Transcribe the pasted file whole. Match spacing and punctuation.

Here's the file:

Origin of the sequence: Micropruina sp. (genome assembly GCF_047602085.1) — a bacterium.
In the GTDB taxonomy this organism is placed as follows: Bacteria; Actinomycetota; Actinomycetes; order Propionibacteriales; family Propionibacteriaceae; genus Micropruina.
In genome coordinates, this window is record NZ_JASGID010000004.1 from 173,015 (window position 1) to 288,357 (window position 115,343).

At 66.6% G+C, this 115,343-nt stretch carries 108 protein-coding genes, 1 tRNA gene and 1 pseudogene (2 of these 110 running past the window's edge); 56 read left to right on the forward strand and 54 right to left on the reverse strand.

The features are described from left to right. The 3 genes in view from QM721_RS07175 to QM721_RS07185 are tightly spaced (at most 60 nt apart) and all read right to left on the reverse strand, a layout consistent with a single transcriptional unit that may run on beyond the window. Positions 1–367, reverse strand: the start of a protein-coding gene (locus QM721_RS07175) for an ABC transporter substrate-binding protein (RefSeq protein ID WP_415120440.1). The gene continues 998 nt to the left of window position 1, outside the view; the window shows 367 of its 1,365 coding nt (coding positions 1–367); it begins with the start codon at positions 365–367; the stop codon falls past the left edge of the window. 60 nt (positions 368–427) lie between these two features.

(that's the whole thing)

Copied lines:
Origin of the sequence: Micropruina sp. (genome assembly GCF_047602085.1) — a bacterium.
In the GTDB taxonomy this organism is placed as follows: Bacteria; Actinomycetota; Actinomycetes; order Propionibacteriales; family Propionibacteriaceae; genus Micropruina.
In genome coordinates, this window is record NZ_JASGID010000004.1 from 173,015 (window position 1) to 288,357 (window position 115,343).

At 66.6% G+C, this 115,343-nt stretch carries 108 protein-coding genes, 1 tRNA gene and 1 pseudogene (2 of these 110 running past the window's edge); 56 read left to right on the forward strand and 54 right to left on the reverse strand.

The features are described from left to right. The 3 genes in view from QM721_RS07175 to QM721_RS07185 are tightly spaced (at most 60 nt apart) and all read right to left on the reverse strand, a layout consistent with a single transcriptional unit that may run on beyond the window. Positions 1–367, reverse strand: the start of a protein-coding gene (locus QM721_RS07175) for an ABC transporter substrate-binding protein (RefSeq protein ID WP_415120440.1). The gene continues 998 nt to the left of window position 1, outside the view; the window shows 367 of its 1,365 coding nt (coding positions 1–367); it begins with the start codon at positions 365–367; the stop codon falls past the left edge of the window. 60 nt (positions 368–427) lie between these two features.